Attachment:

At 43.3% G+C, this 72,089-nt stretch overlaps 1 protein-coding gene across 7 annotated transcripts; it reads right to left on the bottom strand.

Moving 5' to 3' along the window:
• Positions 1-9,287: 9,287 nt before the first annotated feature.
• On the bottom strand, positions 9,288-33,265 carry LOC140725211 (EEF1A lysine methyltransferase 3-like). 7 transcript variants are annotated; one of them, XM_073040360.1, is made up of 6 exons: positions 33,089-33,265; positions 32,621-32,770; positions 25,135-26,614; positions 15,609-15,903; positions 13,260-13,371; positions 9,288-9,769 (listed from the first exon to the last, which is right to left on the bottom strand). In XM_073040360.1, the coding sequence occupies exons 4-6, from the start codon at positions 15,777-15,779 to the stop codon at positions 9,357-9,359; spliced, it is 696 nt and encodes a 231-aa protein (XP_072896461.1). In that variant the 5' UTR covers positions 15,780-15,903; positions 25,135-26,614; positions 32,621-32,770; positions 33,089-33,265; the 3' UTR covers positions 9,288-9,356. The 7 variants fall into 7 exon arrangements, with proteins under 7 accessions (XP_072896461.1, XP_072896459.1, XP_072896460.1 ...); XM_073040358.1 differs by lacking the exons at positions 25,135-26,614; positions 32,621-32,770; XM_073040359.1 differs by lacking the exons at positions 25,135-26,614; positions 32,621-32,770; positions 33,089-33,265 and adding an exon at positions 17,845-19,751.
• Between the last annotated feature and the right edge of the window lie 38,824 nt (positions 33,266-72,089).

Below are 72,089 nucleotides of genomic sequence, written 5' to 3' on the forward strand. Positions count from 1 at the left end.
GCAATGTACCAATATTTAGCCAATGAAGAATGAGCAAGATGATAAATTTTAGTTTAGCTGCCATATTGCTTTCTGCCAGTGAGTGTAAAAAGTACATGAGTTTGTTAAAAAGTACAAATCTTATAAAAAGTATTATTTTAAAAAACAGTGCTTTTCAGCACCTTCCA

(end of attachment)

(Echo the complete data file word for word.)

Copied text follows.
At 43.3% G+C, this 72,089-nt stretch overlaps 1 protein-coding gene across 7 annotated transcripts; it reads right to left on the bottom strand.

Moving 5' to 3' along the window:
• Positions 1-9,287: 9,287 nt before the first annotated feature.
• On the bottom strand, positions 9,288-33,265 carry LOC140725211 (EEF1A lysine methyltransferase 3-like). 7 transcript variants are annotated; one of them, XM_073040360.1, is made up of 6 exons: positions 33,089-33,265; positions 32,621-32,770; positions 25,135-26,614; positions 15,609-15,903; positions 13,260-13,371; positions 9,288-9,769 (listed from the first exon to the last, which is right to left on the bottom strand). In XM_073040360.1, the coding sequence occupies exons 4-6, from the start codon at positions 15,777-15,779 to the stop codon at positions 9,357-9,359; spliced, it is 696 nt and encodes a 231-aa protein (XP_072896461.1). In that variant the 5' UTR covers positions 15,780-15,903; positions 25,135-26,614; positions 32,621-32,770; positions 33,089-33,265; the 3' UTR covers positions 9,288-9,356. The 7 variants fall into 7 exon arrangements, with proteins under 7 accessions (XP_072896461.1, XP_072896459.1, XP_072896460.1 ...); XM_073040358.1 differs by lacking the exons at positions 25,135-26,614; positions 32,621-32,770; XM_073040359.1 differs by lacking the exons at positions 25,135-26,614; positions 32,621-32,770; positions 33,089-33,265 and adding an exon at positions 17,845-19,751.
• Between the last annotated feature and the right edge of the window lie 38,824 nt (positions 33,266-72,089).

Below are 72,089 nucleotides of genomic sequence, written 5' to 3' on the forward strand. Positions count from 1 at the left end.
GCAATGTACCAATATTTAGCCAATGAAGAATGAGCAAGATGATAAATTTTAGTTTAGCTGCCATATTGCTTTCTGCCAGTGAGTGTAAAAAGTACATGAGTTTGTTAAAAAGTACAAATCTTATAAAAAGTATTATTTTAAAAAACAGTGCTTTTCAGCACCTTCCA